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Common Hand Surgery Coding Mistakes

Common Hand Surgery Coding Mistakes

Hand Surgery Coding Basics

Hand surgery coding plays an important role in accurately determining the procedure performed and quantifying the amount of work done by the surgeon. American Medical Association (AMA) updates and maintains the Current Procedural Terminology (CPT) codes applicable to hand surgery coding. The CPT code range for surgical procedures on the hand and fingers is 26010-26989. Despite the importance of accurate hand surgery coding, studies find that billers and surgeons are often unaware of proper billing codes. Surgeon compensation structures may influence patterns in the coding of procedures. Coding errors, whether due to fraudulence or inaccuracy, can lead to substantial fines and civil penalties by the Department of Health and Human Services. In this article, we discussed common hand surgery coding mistakes and avoiding them could help your orthopedic practice to gain accurate reimbursement and stay compliant in payer audit.

Common Hand Surgery Coding Mistakes

1. Up-coding and Un-bundling

Poor coding practices, including up-coding and unbundling, are forms of coding fraud and can have detrimental effects on orthopedic practices. Up-coding refers to submitting a CPT code for a procedure of higher reimbursement value than the actual procedure performed and is an unethical violation by CMS guidelines. Conversely, down-coding refers to coding at a lower level than the services provided and is often done due to fear of external payer audits. Unbundling is the coding of procedures separately when they have a shared code. Although the surgeon is not always responsible for the coding of procedures, he or she is ultimately liable for violations. For this reason, surgeons delegating this task must review coding for their patients to prevent violations.

2. Defining Location Specificity

Current Procedural Terminology (CPT) includes references to specific locations in the forearm, wrist, hand, and fingers for reporting flexor and extensor tendon repair codes. Coders often makes mistake of selecting codes based on the site of tendon insertion and not on the location of the repair. In particular, zone 2 flexor tendon repairs in the hand are important, as a separate CPT code is used to describe such procedures. Location specificity also is essential in fracture management reporting. An example is distal radius fractures, which require documentation of whether the fracture is extra- or intra-articular. If intra-articular, the operative note must specify the number of fragments (one to two or three or more). Be consistent when creating the operative note procedure list and documenting operative detail within the note body.

3. Higher Value wRVU

In contrast to salaried surgeons, surgeons subject to the collections or wRVU model have more to gain financially from using additional codes and selecting higher-valued RVU procedures. Recent survey found that 23 percent surgeons increased the procedures and tests offered or the time spent with the patient in order to maximize profits. Productivity-based compensation (wRVU) always encouraged higher rates of procedures.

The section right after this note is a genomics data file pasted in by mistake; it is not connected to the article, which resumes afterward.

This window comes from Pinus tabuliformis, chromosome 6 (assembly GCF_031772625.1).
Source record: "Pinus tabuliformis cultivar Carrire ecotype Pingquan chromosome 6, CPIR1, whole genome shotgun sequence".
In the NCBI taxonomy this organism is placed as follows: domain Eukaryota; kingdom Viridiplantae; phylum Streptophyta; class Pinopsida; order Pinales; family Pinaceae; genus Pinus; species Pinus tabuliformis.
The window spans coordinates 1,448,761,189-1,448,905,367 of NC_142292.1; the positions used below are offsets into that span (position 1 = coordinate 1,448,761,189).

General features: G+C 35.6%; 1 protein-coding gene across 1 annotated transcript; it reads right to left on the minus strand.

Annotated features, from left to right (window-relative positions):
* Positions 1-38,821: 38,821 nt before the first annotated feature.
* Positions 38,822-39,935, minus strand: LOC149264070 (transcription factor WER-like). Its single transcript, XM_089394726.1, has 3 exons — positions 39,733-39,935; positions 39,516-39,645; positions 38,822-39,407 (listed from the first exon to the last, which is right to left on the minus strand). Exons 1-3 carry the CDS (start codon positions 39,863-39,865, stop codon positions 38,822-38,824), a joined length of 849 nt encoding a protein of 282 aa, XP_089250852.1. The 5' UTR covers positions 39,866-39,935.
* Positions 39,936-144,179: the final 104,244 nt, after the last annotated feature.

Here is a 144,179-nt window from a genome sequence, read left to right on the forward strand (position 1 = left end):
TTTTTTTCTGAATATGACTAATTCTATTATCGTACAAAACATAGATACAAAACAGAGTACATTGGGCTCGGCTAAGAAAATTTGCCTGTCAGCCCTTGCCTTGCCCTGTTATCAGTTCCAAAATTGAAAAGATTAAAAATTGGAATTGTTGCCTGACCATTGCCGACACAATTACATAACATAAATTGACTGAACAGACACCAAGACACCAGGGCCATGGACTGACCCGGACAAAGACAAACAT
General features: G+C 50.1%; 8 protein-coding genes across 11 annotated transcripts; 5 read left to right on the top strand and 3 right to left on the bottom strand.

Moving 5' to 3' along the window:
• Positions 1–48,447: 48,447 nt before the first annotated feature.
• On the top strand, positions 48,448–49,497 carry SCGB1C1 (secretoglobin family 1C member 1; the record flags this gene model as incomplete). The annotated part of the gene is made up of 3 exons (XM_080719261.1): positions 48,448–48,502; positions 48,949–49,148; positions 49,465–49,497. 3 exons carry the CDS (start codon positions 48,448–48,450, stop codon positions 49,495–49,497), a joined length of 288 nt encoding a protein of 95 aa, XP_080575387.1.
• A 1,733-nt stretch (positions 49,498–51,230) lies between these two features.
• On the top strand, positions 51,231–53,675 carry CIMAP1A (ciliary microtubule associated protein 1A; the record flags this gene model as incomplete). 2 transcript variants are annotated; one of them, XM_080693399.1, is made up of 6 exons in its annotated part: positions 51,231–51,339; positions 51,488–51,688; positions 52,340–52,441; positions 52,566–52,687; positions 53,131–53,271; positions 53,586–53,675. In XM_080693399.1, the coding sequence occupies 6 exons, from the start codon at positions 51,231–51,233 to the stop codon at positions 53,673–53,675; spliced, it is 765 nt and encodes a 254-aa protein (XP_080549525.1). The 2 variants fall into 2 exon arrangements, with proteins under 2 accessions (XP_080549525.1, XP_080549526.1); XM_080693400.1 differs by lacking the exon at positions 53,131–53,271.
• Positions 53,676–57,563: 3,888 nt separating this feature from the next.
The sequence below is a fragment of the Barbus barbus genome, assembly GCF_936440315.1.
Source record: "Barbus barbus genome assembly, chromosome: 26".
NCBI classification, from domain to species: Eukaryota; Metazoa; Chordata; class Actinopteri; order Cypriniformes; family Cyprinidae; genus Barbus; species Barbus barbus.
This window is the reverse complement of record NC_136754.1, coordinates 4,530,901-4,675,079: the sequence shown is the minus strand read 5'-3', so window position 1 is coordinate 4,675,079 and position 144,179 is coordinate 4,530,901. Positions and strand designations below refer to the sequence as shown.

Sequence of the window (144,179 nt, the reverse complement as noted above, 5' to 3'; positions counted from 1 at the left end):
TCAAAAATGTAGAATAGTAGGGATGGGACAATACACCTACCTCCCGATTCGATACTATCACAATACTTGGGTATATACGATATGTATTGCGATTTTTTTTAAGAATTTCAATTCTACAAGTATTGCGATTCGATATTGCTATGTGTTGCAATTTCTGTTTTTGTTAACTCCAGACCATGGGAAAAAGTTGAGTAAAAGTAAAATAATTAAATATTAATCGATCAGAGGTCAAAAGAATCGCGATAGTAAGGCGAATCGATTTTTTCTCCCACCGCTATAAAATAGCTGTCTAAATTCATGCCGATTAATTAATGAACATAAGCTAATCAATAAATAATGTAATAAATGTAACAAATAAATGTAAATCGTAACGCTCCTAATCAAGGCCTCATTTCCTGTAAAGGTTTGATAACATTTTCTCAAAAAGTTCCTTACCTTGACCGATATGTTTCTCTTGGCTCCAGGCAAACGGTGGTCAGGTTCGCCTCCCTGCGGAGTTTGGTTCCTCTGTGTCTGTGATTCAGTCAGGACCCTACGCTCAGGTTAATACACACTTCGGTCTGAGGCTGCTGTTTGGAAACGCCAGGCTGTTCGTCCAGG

4. CPT Codes 64718 and 24305

CPT code 64718 is used to describe Transposition and/or neuroplasty of the ulnar nerve at the elbow. This code is used commonly to report simple decompression of the ulnar nerve, such as anterior transposition or subcutaneous transposition. Instead, surgeons may perform a submuscular transposition, which also is reportable as 64718. If the physician performs tendon lengthening as a component of the submuscular transposition, a secondary CPT code may be reportable: 24305, Tendon lengthening, upper arm or elbow, each tendon. Because there is no NCCI edit between codes 24305 and 64718, it is not necessary to use modifier 59 for this code combination.

5. Separately Coding for Debridement

Debridement is considered a separate procedure only when gross contamination requires prolonged cleansing, when appreciable amounts of devitalized or contaminated tissue are removed, or when Debridement is carried out separately without immediate primary closure. For example, separate reporting of Debridement from the 11042–11047 series of CPT codes would not be allowed in conjunction with an open wound with a tendon laceration, unless the criteria above are met and well documented in the operative report. CPT does allow separate reporting of excisional Debridement from the 11010–11012 series of CPT codes in conjunction with open fractures or dislocations with appropriate documentation of medical necessity.

As mentioned earlier, poor coding practices could have detrimental effect on any orthopedic practice. You must seek help from expert orthopedic coders for accurate orthopedic coding. Legion Healthcare Solutions is a leading medical billing company providing complete orthopedic billing and coding services. To know how you can avoid common hand surgery coding mistakes and to know more about our orthopedic billing services, contact us at contact us at 727-475-1834 or email us at info@legionhealthcaresoltions.com

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